In July, 1970 he came to America with his folks, locating at Ashland, Nebr. He was united in marriage to Emma Eyer on Feb. 12, 1879, and to this union were born six boys and four girls, all of whom are living. They homesteaded in 1890 on a farm near Royal, living there until the fall of 1909 when they moved to Ashland. In the spring of 1920 they moved to Royal where they resided until the time of his death.
He leaves to mourn his passing his devoted wife; six sons, Alfred of Orchard, Ernest, Earl, Oscar and Clifford of Royal and William of Wausa; four daughters, Mrs. Saloma Noddings, Mrs. Edna Maurer and Mrs. Bessie Aughe of Royal and Mrs. Melvina Cobb of Lincoln; 56 grandchildren; 49 great grandchildren, and a brother, Fred, of Norfolk.
Funeral services were conducted from the Methodist church at Royal Friday, May 2, at 2:30 oclock, with Rev. C. F. Steiner of Omaha officiating, assisted by Rev. D. Litterel of Royal. Interment was in Pleasant Valley cemetery at Orchard.
Submitted by Kathie Harrison NelliBlu28@aol.comZIEGENBEIN, Ferdinand
Ashland Gazette, December 23, 1942
Death claimed F. Ziegenbein at Norfolk
Ferdinand Ziegenbein passed away Thursday at a hospital in Norfolk, where he had been receiving care. The funeral service was held Sunday afternoon at the Marcy Chapel, with Rev. Walter E. Neth, pastor of the Memphis church, in charge. The pallbearers were Fred Lohry, Frank Lohry, Joe Lohry, Dr. O. H. Ziegenbein, Dr. R. C. Ziegenbein, and James R. Ziegenbein. Mrs. Mabel Mays sang, accompanied by Mrs. Wm. McInerney. Interment was in the Ashland cemetery.
Ferdinand Ziegenbein was born September 17, 1863, in Gebesee, Germany, and died December 17, 1942 at a hospital in Norfolk, Nebraska, at the age of 79 years and three months.
In the year of 1870 he came with his parents to America. The family landed in New York and journeyed overland to Omaha, and a little later they homesteaded on a farm northwest of Memphis.
Mr. Ziegenbein became a member of the Iliff Chapel, M.E. church early in his life and remained a member of this church until his death.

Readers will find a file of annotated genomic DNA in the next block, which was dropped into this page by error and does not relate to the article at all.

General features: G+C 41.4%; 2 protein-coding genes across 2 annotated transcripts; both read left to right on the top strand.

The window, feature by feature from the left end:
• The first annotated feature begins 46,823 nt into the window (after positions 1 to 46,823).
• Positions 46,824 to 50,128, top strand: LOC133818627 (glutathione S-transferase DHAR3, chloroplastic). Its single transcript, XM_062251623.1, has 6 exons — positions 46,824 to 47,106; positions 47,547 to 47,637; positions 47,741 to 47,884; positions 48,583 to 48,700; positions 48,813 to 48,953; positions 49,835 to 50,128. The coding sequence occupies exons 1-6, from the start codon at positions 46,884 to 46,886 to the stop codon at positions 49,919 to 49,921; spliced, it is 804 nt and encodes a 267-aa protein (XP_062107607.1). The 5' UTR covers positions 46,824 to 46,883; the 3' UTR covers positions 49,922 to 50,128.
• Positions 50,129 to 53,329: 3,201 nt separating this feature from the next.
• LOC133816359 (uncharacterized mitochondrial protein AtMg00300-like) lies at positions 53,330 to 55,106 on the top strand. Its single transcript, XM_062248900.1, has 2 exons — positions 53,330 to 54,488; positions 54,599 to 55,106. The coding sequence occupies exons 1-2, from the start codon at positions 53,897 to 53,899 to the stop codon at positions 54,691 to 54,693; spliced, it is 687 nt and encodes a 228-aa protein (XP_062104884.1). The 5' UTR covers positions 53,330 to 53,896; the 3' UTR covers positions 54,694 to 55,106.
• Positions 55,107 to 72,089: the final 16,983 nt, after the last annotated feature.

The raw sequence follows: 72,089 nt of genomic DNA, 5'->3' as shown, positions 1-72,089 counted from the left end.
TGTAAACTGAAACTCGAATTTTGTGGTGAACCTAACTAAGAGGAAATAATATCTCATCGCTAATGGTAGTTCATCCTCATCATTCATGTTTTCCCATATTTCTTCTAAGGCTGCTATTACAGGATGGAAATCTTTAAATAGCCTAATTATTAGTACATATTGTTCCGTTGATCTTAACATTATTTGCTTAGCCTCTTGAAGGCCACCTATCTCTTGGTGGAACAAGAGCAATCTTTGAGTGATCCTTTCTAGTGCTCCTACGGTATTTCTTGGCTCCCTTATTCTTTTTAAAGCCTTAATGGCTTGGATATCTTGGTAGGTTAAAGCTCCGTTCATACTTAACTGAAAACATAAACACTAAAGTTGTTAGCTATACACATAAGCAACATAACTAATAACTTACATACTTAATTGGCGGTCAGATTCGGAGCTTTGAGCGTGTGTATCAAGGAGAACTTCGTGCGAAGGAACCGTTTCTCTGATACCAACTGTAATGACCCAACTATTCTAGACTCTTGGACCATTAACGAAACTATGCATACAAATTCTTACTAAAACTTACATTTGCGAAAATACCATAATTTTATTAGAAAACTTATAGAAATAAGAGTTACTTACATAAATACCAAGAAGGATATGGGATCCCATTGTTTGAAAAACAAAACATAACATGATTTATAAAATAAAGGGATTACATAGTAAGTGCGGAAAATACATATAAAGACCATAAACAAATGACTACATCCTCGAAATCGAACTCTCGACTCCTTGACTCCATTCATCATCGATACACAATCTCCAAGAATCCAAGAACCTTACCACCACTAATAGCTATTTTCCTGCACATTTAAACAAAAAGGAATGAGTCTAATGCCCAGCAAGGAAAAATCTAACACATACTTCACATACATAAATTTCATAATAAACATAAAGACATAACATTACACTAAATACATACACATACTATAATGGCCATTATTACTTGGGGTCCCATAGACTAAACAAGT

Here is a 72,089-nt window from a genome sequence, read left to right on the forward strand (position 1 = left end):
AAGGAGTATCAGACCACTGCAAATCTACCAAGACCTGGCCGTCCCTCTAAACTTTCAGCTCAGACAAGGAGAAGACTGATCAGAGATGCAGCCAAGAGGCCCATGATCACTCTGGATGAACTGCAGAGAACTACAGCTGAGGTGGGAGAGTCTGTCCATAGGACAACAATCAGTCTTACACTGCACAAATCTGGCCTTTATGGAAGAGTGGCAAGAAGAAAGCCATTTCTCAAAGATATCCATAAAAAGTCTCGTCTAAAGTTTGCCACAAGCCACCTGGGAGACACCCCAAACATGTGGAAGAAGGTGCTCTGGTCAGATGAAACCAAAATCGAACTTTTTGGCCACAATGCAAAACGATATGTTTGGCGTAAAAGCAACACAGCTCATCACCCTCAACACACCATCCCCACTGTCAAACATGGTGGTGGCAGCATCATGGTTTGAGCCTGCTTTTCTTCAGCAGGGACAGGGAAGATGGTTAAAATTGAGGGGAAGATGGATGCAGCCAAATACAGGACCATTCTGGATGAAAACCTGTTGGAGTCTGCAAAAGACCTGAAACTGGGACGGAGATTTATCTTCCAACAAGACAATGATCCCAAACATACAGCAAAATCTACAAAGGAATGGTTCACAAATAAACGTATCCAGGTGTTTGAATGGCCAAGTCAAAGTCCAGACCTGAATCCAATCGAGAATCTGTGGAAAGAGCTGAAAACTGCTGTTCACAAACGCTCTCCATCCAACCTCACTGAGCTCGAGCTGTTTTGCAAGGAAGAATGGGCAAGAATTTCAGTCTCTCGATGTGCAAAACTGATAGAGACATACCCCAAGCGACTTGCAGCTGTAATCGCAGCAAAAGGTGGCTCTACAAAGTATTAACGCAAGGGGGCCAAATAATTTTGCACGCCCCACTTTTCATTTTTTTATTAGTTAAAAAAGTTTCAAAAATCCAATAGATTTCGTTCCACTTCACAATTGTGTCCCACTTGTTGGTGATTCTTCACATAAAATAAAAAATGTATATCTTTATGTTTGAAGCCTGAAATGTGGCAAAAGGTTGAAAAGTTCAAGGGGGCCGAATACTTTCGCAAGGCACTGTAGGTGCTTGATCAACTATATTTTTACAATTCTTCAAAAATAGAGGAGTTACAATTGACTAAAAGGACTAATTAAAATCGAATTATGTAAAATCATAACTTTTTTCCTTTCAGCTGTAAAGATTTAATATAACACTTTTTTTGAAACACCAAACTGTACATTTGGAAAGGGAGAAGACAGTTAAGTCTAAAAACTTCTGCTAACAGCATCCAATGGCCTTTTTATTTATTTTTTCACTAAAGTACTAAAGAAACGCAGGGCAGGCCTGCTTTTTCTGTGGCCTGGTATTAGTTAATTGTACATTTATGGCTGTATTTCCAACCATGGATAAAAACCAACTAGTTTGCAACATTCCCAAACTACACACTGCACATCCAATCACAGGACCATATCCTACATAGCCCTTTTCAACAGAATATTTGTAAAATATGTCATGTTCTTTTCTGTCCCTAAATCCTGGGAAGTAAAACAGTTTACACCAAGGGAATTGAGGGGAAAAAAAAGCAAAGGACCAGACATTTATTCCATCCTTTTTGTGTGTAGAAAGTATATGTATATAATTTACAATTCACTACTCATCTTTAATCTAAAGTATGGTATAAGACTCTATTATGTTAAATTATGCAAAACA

February 23, 1890 he married to Miss Arlinia May Shield. Four children were born to this union. One daughter, Selma, died in infancy, and on October 25, 1900, his wife preceded him in death, leaving in his care three boys, the youngest two years of age.
He was quiet and unassuming, his one objective in life seemingly to be both mother and father to his young family, so early deprived of a mothers care. He spent the active years of his life farming in the vicinity of Memphis. He leaves to mourn his death, his three sons, Elmer and Arley of Ashland and Alva of Louisville; eleven grandchildren, eleven great grandchildren, and a host of other relatives and friends.
His friendliness and willingness to serve his neighbors and friends caused them to miss him keenly, when he was no longer physically able to be active among them.
Submitted by Kathie Harrison NelliBlu28@aol.comZIEGENBEIN, Mrs. Ferdinand
Mrs. Ferdinand Ziegenbein
Mrs. Ferdinand Ziegenbein died at her home near this city last Thursday, October 25, after an illness of about five months with quick consumption, aged 29 years, 2 months, and 18 days. The funeral was held on Saturday last from her late home, Elder C.A. Huyck conducting the services. The interment was in the Ashland cemetery. Arlina May Shields was born in Fulton County, Illinois, August 7, 1871, and came to Nebraska with her parents, Mr. and Mrs. W.W. Shields, in September 1882.
February 23, 1890, she was married to Ferdinand Ziegenbein. Four children were born to this union, three of whom, namely Elmer, Alvie and Arlie, survive their mother, and one, Selma, died in infancy. She leaves her father and mother, two brothers and one sister, and her husband and three children to mourn her death. Mrs. Ziegenbein was a Christian and was a member of the Christian church, having united with that denomination at the age of fifteen.
Submitted by Kathie Harrison NelliBlu28@aol.comZIEGENBEIN, Alva W.
Ashland Gazette, January 12, 1961
Alva Ziegenbeins services Are Held
Alva W. Ziegenbein, 68, of Ashland, who died suddenly at his home here Jan. 5, was honored at funeral services conducted Sunday afternoon, Jan. 8, in the Marcy Chapel. The Rev. B.F. Parnell of the Ashland Christian church officiated. Leland Hiatt sang Abide With Me and Beyond the Sunset, with Mrs. Warren Robinson accompanying him. The Pallbearers were Allen Gilkeson, Frank Newsham, William Guarerholz, Albert Otto, Cecil Quick, and Frank Lohry. Burial was in the Ashland Cemetery, Marcy Mortuary was in charge.
Alva William Ziegenbein, son of Ferdinand and Arlina Ziegenbein, was born Feb. 19, 1892, near Memphis. He spent his boyhood in the Memphis community. After spending his life farming and in the oil business, he retired about four years ago and had lived in Ashland since then. He was a Methodist.
On May 19, 1912, he married Ethel Ramsey. To this union were born two sons, Lawrence Ziegenbein and Donald Ziegenbein of Ashland, and two daughters, Mrs. Helen Hauschild of Louisville and Mrs. Fern Hauschild of Ashland. He is survived by his wife, Ethel; four children; 15 grandchildren; three great grandchildren; and a brother, Arley Ziegenbein. He was preceded in death by his parents; a brother, Elmer; and a sister, Selma.